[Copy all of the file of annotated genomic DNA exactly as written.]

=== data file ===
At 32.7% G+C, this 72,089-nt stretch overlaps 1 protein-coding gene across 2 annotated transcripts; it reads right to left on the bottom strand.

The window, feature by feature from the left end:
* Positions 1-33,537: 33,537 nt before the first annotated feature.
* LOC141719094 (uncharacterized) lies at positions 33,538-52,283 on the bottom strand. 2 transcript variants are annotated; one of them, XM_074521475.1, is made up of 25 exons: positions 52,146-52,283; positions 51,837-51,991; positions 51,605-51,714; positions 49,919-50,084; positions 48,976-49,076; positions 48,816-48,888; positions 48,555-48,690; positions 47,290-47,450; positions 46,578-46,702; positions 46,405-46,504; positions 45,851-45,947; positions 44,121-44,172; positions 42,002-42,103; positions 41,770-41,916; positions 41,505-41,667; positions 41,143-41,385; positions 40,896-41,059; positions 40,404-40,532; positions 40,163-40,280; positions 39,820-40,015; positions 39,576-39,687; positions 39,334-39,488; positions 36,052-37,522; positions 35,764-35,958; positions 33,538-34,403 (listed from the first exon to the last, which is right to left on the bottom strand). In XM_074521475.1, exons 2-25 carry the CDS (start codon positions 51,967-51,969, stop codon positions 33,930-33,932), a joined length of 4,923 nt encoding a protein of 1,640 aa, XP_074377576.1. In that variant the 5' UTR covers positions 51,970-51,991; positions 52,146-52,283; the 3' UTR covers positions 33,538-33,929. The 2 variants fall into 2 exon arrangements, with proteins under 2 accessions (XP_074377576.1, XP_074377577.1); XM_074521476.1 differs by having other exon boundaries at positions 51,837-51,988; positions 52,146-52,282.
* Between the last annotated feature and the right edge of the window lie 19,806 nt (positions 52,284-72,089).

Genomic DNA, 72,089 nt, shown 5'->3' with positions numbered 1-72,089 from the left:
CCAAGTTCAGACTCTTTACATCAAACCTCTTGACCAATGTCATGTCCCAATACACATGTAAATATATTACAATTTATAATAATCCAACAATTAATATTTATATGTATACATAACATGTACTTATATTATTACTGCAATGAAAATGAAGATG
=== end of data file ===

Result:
At 32.7% G+C, this 72,089-nt stretch overlaps 1 protein-coding gene across 2 annotated transcripts; it reads right to left on the bottom strand.

The window, feature by feature from the left end:
* Positions 1-33,537: 33,537 nt before the first annotated feature.
* LOC141719094 (uncharacterized) lies at positions 33,538-52,283 on the bottom strand. 2 transcript variants are annotated; one of them, XM_074521475.1, is made up of 25 exons: positions 52,146-52,283; positions 51,837-51,991; positions 51,605-51,714; positions 49,919-50,084; positions 48,976-49,076; positions 48,816-48,888; positions 48,555-48,690; positions 47,290-47,450; positions 46,578-46,702; positions 46,405-46,504; positions 45,851-45,947; positions 44,121-44,172; positions 42,002-42,103; positions 41,770-41,916; positions 41,505-41,667; positions 41,143-41,385; positions 40,896-41,059; positions 40,404-40,532; positions 40,163-40,280; positions 39,820-40,015; positions 39,576-39,687; positions 39,334-39,488; positions 36,052-37,522; positions 35,764-35,958; positions 33,538-34,403 (listed from the first exon to the last, which is right to left on the bottom strand). In XM_074521475.1, exons 2-25 carry the CDS (start codon positions 51,967-51,969, stop codon positions 33,930-33,932), a joined length of 4,923 nt encoding a protein of 1,640 aa, XP_074377576.1. In that variant the 5' UTR covers positions 51,970-51,991; positions 52,146-52,283; the 3' UTR covers positions 33,538-33,929. The 2 variants fall into 2 exon arrangements, with proteins under 2 accessions (XP_074377576.1, XP_074377577.1); XM_074521476.1 differs by having other exon boundaries at positions 51,837-51,988; positions 52,146-52,282.
* Between the last annotated feature and the right edge of the window lie 19,806 nt (positions 52,284-72,089).

Genomic DNA, 72,089 nt, shown 5'->3' with positions numbered 1-72,089 from the left:
CCAAGTTCAGACTCTTTACATCAAACCTCTTGACCAATGTCATGTCCCAATACACATGTAAATATATTACAATTTATAATAATCCAACAATTAATATTTATATGTATACATAACATGTACTTATATTATTACTGCAATGAAAATGAAGATG